Teresa Cuevas began her training intensively at the Professional Performing Arts High School, where she performed with the Alvin Ailey American Dance Theater. She continued her education at Hunter College where she attained her degree in dance and was awarded a scholarship to attend the Corvino School of Ballet. Teresa has studied many forms of dance and has taught and toured throughout the United States. A few of her teaching credits include Frank Sinatra School of the Arts, Hunter College, The Gateway School, The Department of Parks and Recreation and The Hudson Guild.
Teresa Cuevas is also the Artistic Director of the IndoRican Multicultural Dance Project. Formed in 2009, this nonprofit organization is dedicated to celebrating the cultural diversity of New York City and its inhabitants. The IndoRican Multicultural Dance Project believes that education truly is the key for worldly accord. They proudly present celebrations of multiple backgrounds, with family friendly concerts. The company were the recipients of a Partnership for Parks grant for 2018 to present their signature piece Taino Reign. The company’s performance credits include The Jacqueline Kennedy Onassis Theater, The Secret Theater, Pearl Theater, Kumble Theater, Wings Theater, Webster Hall, and a variety of workshops within the public and private sectors of education.
During her fellowship year, Teresa was able to perform her piece, “Taino Calling Song”, at multiple venues including St. Charles Jubilee Senior Center, Dixon Place, Hudson Guild. She was also the recipient of the Fort Tyron Trust Grant which led to the performance of this piece followed by a drum circle in the park for young children to also learn about the power of movement and music.
What is the relationship between dance and medicine?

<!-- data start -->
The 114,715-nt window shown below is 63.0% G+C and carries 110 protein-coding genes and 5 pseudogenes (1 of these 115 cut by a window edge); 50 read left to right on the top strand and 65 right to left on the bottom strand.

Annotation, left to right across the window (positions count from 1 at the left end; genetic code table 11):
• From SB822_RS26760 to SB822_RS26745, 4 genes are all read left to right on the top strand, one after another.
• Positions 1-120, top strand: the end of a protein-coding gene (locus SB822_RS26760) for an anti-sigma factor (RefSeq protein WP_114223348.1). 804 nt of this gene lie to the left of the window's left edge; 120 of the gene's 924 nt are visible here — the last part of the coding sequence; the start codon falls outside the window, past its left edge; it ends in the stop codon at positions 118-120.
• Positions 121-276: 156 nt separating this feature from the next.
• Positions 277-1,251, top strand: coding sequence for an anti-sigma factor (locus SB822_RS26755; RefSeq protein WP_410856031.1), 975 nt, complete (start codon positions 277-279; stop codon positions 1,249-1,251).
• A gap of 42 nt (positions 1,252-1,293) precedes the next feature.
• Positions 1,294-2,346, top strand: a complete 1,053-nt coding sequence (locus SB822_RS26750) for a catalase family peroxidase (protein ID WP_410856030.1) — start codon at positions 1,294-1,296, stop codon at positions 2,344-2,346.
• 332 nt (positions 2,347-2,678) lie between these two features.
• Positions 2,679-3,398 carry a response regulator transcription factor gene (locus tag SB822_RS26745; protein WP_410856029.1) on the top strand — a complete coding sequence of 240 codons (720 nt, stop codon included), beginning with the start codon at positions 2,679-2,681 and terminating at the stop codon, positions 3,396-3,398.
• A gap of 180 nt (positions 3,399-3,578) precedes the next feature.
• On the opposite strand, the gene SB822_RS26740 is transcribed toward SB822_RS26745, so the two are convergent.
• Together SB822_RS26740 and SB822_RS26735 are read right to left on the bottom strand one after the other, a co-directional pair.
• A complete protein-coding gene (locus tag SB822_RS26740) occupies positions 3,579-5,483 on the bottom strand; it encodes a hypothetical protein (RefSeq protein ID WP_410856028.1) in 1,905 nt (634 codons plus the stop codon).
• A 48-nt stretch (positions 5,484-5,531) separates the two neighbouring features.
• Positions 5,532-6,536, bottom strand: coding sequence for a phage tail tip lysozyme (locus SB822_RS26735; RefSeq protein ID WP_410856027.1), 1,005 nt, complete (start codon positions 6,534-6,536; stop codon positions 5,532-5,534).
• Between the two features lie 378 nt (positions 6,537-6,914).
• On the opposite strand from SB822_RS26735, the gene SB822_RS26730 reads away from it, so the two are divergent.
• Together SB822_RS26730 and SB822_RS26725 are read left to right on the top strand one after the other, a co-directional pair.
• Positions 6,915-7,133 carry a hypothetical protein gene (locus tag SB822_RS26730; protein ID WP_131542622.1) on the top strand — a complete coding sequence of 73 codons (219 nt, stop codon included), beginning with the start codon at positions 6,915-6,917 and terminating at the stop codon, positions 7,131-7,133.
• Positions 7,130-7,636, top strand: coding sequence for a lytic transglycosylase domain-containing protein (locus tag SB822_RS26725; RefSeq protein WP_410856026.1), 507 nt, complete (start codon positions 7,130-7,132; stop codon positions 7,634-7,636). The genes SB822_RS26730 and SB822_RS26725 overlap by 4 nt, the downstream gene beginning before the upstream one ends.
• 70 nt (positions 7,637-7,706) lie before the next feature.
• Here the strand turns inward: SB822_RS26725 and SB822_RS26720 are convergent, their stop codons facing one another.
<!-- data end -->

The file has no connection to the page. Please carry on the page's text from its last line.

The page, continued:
” There is movement in everything that is living. From the Earth rotating on its axis, to the wind that assists the leaves in the trees. Movement brings growth, circulation, and rebirth to vacant spaces. Medicine has the same capacity- whether its stem cell research, or the science that brings prosthetics to people who need them. Natives believe dance is “good medicine”- and dance is just movements around our own axis.”
– Teresa Cuevas
How do you believe dance can improve medical care?
” I teach seniors on a weekly basis, and many of my seniors are on medication. Traditional arts improve cognitive function, gross motor skills, promotes socialization and improves mood. Many individuals can benefit from arts and medical science combined.”
Choreography Project: Taino Calling on Ritualistic Healing
Taino Calling song is a ritualistic folk dance that has been inspired by El Cordon. It is a community based circle dance lead by a female elder. When we enter the path into this world, we may come across hardships and illness. Taino Calling Song knits our communities together for healing, support and amends within individuals and groups. Participants in the dance wear red and white as symbols of faith, sharing and purity. All participants must first cleanse themselves by dipping their hands in an herbed water and placing themselves in the space. The female elder invites all to dance individually. The circles in the piece represent life, restoration and the common thread of connectivity as humans.